As is well known, reinforced concrete structures are very performant in case of fire, due to the low conductivity of concrete compared to steel. However, heat shock leads to a damage distribution in the structure which is related to the duration and exposure, so that after fire, structural elements invariably present graded load bearing capacity reduction, although no collapse takes place. Recently, the application of FRP reinforcement systems has become one of the most used techniques in structural repair and retrofit, also for the case of fire damaged elements. As usual, FRP laminas or fabrics are glued on the external surface of the beam or column, which is the most deteriorated zone. As a consequence, it is possible that the force transmission across the concrete interface is too high to be resisted by concrete in relation to its after cooling modified capacitiy. Therefore this common restoration procedure has to be analysed more in detail in order to define optimal strengthening strategies. In this paper, according to EC2, the damaged beam is modelled through two concrete zones, with different mechanical properties related to the temperature peak raised up under fire event. The subdivision boundary is located on the 500°C isotherm. An analytical method is explained which allows to analyse damaged beam after repair, including the deformability of the bonding interface between concrete and FRP. It is pointed out that in case FRP reinforcement extended to the whole beam span, the collapse appears in a flexural way, with internal delamination of the composite, while shear stresses are very low in relation to the resistance of materials. In fact the load bearing capacity of the beam with FRP directly bonded to the damaged concrete, can be lower than the bare resistance of the naked damaged beam, if the surface tensile strength is too low with respect to the initial one. Following the above explanation, an efficient solution in improving the performance of the beam is to remove the external layer of the concrete, and to replace it with a high strength mortar layer, on which the FRP reinforcement can be subsequently applied. This restoration technique is as efficient as stronger the grade of the mortar replacement is, but its economical effectiveness is confined only to the cases of heavily damaged massive elements.

R/C Structures Exposed to Fire: Damage Assessment and Efficient Structural Repairing with FRP

BENEDETTI, ANDREA;MANGONI, ENRICO;
2006

Abstract

As is well known, reinforced concrete structures are very performant in case of fire, due to the low conductivity of concrete compared to steel. However, heat shock leads to a damage distribution in the structure which is related to the duration and exposure, so that after fire, structural elements invariably present graded load bearing capacity reduction, although no collapse takes place. Recently, the application of FRP reinforcement systems has become one of the most used techniques in structural repair and retrofit, also for the case of fire damaged elements. As usual, FRP laminas or fabrics are glued on the external surface of the beam or column, which is the most deteriorated zone. As a consequence, it is possible that the force transmission across the concrete interface is too high to be resisted by concrete in relation to its after cooling modified capacitiy. Therefore this common restoration procedure has to be analysed more in detail in order to define optimal strengthening strategies. In this paper, according to EC2, the damaged beam is modelled through two concrete zones, with different mechanical properties related to the temperature peak raised up under fire event. The subdivision boundary is located on the 500°C isotherm. An analytical method is explained which allows to analyse damaged beam after repair, including the deformability of the bonding interface between concrete and FRP. It is pointed out that in case FRP reinforcement extended to the whole beam span, the collapse appears in a flexural way, with internal delamination of the composite, while shear stresses are very low in relation to the resistance of materials. In fact the load bearing capacity of the beam with FRP directly bonded to the damaged concrete, can be lower than the bare resistance of the naked damaged beam, if the surface tensile strength is too low with respect to the initial one. Following the above explanation, an efficient solution in improving the performance of the beam is to remove the external layer of the concrete, and to replace it with a high strength mortar layer, on which the FRP reinforcement can be subsequently applied. This restoration technique is as efficient as stronger the grade of the mortar replacement is, but its economical effectiveness is confined only to the cases of heavily damaged massive elements.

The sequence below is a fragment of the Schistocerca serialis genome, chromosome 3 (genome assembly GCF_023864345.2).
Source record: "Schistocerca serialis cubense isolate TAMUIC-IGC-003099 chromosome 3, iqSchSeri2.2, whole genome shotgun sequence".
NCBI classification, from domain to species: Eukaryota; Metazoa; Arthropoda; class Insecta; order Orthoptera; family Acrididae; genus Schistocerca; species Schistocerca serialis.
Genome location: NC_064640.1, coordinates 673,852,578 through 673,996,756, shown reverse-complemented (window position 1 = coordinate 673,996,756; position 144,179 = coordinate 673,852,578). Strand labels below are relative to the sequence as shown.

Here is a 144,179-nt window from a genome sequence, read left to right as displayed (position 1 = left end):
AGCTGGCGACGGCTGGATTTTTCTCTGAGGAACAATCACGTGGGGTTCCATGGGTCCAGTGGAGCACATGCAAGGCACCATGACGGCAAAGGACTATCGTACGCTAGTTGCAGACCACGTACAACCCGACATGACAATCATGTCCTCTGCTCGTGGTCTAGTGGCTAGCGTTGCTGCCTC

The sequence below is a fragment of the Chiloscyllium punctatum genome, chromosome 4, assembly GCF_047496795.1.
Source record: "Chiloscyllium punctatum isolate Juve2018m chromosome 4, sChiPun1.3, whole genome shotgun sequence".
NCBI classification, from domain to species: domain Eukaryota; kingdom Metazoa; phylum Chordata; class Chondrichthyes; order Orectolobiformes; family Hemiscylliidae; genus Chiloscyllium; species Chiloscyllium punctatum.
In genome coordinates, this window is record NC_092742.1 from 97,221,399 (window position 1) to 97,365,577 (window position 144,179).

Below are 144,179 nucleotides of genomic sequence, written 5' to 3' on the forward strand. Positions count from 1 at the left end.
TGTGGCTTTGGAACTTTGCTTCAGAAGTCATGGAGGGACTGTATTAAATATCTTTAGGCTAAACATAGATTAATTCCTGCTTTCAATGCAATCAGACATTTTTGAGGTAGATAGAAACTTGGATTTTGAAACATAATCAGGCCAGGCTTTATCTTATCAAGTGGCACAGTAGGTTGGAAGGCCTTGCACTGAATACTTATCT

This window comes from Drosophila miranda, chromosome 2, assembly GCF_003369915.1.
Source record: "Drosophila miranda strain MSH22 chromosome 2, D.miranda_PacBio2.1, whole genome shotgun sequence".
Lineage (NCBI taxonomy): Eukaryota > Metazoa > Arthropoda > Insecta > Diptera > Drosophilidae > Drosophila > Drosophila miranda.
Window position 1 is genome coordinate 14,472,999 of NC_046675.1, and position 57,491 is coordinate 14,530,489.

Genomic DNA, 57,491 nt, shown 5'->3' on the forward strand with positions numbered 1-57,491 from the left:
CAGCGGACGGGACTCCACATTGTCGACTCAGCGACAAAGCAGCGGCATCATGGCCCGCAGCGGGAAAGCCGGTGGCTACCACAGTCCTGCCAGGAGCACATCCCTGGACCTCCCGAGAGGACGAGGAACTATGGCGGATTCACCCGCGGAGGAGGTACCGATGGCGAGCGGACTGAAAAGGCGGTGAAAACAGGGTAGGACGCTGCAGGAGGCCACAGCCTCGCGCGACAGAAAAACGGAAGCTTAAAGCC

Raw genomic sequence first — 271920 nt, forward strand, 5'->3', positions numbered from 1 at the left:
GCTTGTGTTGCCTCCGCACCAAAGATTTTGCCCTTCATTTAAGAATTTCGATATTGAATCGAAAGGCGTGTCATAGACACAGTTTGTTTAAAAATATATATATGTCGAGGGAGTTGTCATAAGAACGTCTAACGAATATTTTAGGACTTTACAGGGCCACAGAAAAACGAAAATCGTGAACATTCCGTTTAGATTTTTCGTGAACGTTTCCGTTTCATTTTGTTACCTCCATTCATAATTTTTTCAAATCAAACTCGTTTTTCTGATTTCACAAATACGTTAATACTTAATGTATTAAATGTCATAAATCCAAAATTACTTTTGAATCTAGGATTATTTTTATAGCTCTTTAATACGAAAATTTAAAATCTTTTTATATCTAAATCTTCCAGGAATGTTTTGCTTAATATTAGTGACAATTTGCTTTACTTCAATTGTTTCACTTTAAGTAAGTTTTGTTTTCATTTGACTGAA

Proceedings of the second FIB Congress
1
9
Benedetti A.; Mangoni E.; Spinelli P.;
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Utilizza questo identificativo per citare o creare un link a questo documento: https://hdl.handle.net/11585/54237
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